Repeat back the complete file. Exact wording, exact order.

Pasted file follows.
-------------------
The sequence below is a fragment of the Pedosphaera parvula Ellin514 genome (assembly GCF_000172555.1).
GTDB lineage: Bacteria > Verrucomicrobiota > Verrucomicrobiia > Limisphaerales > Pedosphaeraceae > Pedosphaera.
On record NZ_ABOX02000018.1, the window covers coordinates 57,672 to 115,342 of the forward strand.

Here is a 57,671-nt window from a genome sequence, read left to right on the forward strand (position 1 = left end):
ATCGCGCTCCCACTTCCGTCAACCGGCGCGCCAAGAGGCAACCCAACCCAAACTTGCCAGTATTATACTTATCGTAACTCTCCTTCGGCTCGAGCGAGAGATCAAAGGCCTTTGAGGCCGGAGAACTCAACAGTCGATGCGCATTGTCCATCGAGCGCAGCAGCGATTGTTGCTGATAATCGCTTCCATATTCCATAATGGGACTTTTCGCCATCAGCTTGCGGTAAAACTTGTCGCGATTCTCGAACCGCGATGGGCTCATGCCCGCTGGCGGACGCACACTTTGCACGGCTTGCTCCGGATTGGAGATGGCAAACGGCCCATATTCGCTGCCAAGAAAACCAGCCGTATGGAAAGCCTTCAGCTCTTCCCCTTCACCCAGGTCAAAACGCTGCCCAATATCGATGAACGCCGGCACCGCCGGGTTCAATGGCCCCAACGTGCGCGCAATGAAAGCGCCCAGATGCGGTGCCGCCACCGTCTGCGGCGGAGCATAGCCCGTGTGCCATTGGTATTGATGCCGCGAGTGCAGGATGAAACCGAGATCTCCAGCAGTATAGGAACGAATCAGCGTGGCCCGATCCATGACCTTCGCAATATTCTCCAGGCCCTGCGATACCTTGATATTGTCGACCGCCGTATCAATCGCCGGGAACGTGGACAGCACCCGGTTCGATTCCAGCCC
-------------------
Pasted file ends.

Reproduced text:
The sequence below is a fragment of the Pedosphaera parvula Ellin514 genome (assembly GCF_000172555.1).
GTDB lineage: Bacteria > Verrucomicrobiota > Verrucomicrobiia > Limisphaerales > Pedosphaeraceae > Pedosphaera.
On record NZ_ABOX02000018.1, the window covers coordinates 57,672 to 115,342 of the forward strand.

Here is a 57,671-nt window from a genome sequence, read left to right on the forward strand (position 1 = left end):
ATCGCGCTCCCACTTCCGTCAACCGGCGCGCCAAGAGGCAACCCAACCCAAACTTGCCAGTATTATACTTATCGTAACTCTCCTTCGGCTCGAGCGAGAGATCAAAGGCCTTTGAGGCCGGAGAACTCAACAGTCGATGCGCATTGTCCATCGAGCGCAGCAGCGATTGTTGCTGATAATCGCTTCCATATTCCATAATGGGACTTTTCGCCATCAGCTTGCGGTAAAACTTGTCGCGATTCTCGAACCGCGATGGGCTCATGCCCGCTGGCGGACGCACACTTTGCACGGCTTGCTCCGGATTGGAGATGGCAAACGGCCCATATTCGCTGCCAAGAAAACCAGCCGTATGGAAAGCCTTCAGCTCTTCCCCTTCACCCAGGTCAAAACGCTGCCCAATATCGATGAACGCCGGCACCGCCGGGTTCAATGGCCCCAACGTGCGCGCAATGAAAGCGCCCAGATGCGGTGCCGCCACCGTCTGCGGCGGAGCATAGCCCGTGTGCCATTGGTATTGATGCCGCGAGTGCAGGATGAAACCGAGATCTCCAGCAGTATAGGAACGAATCAGCGTGGCCCGATCCATGACCTTCGCAATATTCTCCAGGCCCTGCGATACCTTGATATTGTCGACCGCCGTATCAATCGCCGGGAACGTGGACAGCACCCGGTTCGATTCCAGCCC